Reply
  2. Eric Obssuth
    Eric Obssuth says:

    One thing I never see mentioned is the impaired cockpit visibility when installing portable devices blocking part of the available viewing area of windows and windshields. As a young A&P in the very early ‘80’s I remember reading in class about how limited the amount of allowable optical deformation is permissible and the limitations on where repairs can be placed in cockpit windshields.
    These days, invariably I see all kinds of technology stuck on or otherwise restricting the view from the cockpit on airplanes that enter the shop. I get it, I’m as addicted to my iPad as anyone when I fly. What I ask, and in light and consideration of the recent sharp uptick in midair collisions, is that you be aware of the placement and possible restrictions in visibility you may be imposing.

    Reply
    • BenO
      BenO says:

      You are so right. Not only restricting the view outside but inside as well covering up line of sight to breakers and more. Too much going on inside a small space. How many heading indicators do you need.

      Reply
    • Paul Zahner
      Paul Zahner says:

      Right on Eric. The windshield is to look through. Not a convenient flat surface.
      I prefer my mini on my thigh in a holder that also incorporates a notepad and pencil along with my emergency checklists.
      It never gets lost or falls off the mount.

      Reply
    • Louie Springer
      Louie Springer says:

      Thank you for bringing this hazard up. I wish Sporty’s would quit encouraging mounting devices to the windshield or windows which the block the vision outside. Sporty’s frequently shows pictures of devices blocking outside vision.

      Reply
    • Tom Curran
      Tom Curran says:

      Absolutely agree with all these comments about NOT putting anything up where it blocks part of your field of view….an iPad is a view-limiting device, not a heads-up display.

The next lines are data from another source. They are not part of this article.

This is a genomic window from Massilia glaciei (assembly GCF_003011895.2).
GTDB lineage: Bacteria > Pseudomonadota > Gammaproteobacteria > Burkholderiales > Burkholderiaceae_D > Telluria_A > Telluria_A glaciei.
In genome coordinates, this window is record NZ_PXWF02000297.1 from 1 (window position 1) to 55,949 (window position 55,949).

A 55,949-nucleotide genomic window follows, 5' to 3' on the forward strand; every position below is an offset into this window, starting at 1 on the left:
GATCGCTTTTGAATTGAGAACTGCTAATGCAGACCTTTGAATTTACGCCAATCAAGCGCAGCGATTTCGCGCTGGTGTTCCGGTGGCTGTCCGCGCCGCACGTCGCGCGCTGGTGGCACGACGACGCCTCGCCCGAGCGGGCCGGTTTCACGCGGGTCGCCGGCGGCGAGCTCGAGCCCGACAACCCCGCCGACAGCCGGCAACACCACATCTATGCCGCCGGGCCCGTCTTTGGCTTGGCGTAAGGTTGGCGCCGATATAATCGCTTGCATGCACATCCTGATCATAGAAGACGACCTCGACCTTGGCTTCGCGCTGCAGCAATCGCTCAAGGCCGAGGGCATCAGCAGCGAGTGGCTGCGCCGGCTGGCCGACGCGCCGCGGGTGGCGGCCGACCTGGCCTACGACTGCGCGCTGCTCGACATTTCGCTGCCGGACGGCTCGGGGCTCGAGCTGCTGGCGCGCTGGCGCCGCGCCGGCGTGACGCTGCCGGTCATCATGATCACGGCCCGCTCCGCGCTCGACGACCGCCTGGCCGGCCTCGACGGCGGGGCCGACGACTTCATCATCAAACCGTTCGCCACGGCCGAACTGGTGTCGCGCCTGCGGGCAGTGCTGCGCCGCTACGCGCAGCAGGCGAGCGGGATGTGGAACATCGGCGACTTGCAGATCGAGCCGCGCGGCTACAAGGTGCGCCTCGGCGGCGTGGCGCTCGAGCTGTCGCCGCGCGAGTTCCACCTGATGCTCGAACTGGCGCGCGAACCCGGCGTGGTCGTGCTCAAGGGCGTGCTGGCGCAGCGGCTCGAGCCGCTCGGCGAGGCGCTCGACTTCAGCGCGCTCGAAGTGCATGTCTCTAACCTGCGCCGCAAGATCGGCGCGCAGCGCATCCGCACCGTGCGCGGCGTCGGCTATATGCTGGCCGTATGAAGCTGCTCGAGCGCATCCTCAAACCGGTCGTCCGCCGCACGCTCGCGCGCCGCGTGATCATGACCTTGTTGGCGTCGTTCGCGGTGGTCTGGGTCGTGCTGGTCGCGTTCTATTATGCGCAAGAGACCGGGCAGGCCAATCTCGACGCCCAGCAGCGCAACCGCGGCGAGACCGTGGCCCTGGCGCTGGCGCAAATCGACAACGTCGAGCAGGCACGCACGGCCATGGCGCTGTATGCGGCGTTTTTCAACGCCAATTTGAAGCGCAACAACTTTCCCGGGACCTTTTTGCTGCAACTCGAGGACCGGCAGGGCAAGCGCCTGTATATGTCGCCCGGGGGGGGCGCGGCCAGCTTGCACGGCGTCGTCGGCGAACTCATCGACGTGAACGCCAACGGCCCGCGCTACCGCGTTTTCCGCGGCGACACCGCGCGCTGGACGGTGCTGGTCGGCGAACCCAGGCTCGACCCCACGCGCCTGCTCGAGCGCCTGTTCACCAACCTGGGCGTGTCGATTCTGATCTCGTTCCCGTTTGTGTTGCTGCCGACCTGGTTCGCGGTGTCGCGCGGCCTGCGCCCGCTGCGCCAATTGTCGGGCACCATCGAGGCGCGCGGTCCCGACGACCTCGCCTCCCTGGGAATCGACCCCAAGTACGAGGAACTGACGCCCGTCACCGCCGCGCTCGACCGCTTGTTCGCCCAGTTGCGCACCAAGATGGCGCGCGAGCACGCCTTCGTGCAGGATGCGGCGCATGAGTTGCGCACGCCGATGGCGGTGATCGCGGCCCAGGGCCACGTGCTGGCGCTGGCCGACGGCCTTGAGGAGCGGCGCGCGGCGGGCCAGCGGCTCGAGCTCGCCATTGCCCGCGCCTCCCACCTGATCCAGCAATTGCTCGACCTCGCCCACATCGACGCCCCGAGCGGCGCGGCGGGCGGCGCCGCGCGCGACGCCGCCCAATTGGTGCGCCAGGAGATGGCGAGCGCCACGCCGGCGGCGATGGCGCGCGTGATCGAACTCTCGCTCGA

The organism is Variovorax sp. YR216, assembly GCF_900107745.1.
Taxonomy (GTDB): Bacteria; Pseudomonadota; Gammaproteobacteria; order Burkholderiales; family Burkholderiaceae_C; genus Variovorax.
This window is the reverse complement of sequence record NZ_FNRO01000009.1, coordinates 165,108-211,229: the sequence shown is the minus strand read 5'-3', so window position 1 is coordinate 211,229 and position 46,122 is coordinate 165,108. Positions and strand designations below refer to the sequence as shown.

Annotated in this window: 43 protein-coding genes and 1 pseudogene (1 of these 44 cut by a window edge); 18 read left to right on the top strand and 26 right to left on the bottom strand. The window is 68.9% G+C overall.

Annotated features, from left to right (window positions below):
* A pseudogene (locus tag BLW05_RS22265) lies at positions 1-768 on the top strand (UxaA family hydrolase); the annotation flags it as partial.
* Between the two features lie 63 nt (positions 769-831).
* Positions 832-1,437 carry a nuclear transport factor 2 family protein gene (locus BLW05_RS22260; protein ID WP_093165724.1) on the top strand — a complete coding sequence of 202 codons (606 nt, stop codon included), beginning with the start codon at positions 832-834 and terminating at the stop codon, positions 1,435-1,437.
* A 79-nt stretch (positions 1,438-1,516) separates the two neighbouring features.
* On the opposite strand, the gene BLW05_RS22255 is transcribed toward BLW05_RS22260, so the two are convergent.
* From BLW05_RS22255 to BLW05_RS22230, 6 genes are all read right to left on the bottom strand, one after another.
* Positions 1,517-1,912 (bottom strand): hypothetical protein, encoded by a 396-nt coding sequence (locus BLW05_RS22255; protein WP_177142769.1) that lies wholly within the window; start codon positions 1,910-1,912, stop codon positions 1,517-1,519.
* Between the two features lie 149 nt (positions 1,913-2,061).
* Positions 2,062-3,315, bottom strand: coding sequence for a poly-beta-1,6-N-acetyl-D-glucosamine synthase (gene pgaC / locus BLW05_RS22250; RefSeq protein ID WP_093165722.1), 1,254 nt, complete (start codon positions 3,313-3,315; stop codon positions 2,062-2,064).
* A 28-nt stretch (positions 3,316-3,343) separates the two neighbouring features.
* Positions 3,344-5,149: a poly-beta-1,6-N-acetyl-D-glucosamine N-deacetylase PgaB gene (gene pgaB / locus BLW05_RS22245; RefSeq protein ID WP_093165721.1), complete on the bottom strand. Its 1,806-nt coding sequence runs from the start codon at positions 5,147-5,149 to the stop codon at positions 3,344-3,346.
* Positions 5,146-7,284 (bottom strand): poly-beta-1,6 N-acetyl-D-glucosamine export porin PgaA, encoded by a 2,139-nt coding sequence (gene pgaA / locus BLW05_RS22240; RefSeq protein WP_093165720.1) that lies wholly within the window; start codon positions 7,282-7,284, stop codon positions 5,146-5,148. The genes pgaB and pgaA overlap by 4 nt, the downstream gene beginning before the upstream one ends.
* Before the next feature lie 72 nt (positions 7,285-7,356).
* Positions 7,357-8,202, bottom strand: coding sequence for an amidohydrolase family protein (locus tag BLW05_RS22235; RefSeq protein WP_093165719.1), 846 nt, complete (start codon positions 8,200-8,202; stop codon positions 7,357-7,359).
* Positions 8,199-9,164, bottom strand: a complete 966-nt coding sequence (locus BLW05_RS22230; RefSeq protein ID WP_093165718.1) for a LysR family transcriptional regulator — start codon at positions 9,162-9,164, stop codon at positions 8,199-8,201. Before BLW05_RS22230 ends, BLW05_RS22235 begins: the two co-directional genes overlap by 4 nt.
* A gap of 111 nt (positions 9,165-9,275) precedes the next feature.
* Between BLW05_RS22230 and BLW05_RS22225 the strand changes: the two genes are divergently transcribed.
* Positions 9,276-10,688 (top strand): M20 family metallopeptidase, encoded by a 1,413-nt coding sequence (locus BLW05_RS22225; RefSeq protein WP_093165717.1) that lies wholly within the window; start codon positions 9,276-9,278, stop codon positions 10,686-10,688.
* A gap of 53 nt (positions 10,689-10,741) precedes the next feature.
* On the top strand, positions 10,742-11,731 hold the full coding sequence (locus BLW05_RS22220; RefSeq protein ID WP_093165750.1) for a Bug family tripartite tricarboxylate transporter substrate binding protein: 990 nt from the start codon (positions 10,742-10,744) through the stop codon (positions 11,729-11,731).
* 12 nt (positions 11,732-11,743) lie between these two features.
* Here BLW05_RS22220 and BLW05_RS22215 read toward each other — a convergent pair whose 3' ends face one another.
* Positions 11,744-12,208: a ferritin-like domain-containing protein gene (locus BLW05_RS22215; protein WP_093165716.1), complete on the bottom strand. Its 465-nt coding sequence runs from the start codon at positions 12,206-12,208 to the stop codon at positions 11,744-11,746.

Reply
    • Bret Koebbe
      Bret Koebbe says:

      I agree with everyone here that pilots should use discretion and common sense when mounting an iPad or iPhone in the airplane so as to not block the view out the window. For example, an iPhone or iPad Mini mounted in the lower left corner of the side window with a suction cup is a great option and does not obstruct visibility in single-engine Cessna airplanes.

      I started flying with the original iPad back in 2010 and have since logged over a thousand hours using it in every way conceivable in a Cessna 172/182, Piper Aztec and a Cessna Citation. I’ve made about every mistake along the way too, including a memorable flight in the Citation in 2010 where I set the iPad on the floor before takeoff (there were no iPad mounts or kneeboards in 2010), and then during the climb out, it slid all the way to the back of the airplane. I also had it overheat several times in the early days, again attributed to mounting it in a bad spot in the airplane.

      Up until last year, I primarily used the full-size iPad (Air, Pro, etc.) secured to a kneeboard on my leg. I experimented with mounting the 11″ iPad Pro on the glareshield and side window, but found it to be too big for that space in the airplanes I flew. I switched to the iPad Mini 6 last year and found that the size was just right to secure it in a cradle-style mount and suction cup to the left side window. When placed at the lower portion, it’s perfectly in line with the flight instruments and does not block the view out the window. After flying a few hundred hours with this configuration, it is now my preferred spot as it minimizes heads down time since you don’t need to look down to find key information. It’s also ideal for the times when you need to continuously reference a chart like an airport diagram when taxiing at a big airport or an approach chart when flying IFR.

      Reply
  3. RichR
    RichR says:

    With a metal glareshield, I’ve been decidedly low rent for nearly 20 years of devices (hp iPAQ to iPhone) with a small c-clamp and phone protector that comes with a (geeky) holster…holster is striped down to just phone clamp and is zip tied to c-clamp that is clamped onto glareshield …protector comes in handy when an oops event results in phone dropping onto pavement!

    My pref’d spot in a smallish bubble cockpit, left side of glareshield, low enough not to block view out and tweaked to avoid instruments inside.

    Reply
  4. Art Bridge
    Art Bridge says:

    Morning, All,

    Would X-Naut have any input to this conversation? Nothing worse than an iPad “going dark” from overheating on a summer approach in the weather?

    Thank you,

    Art

    Reply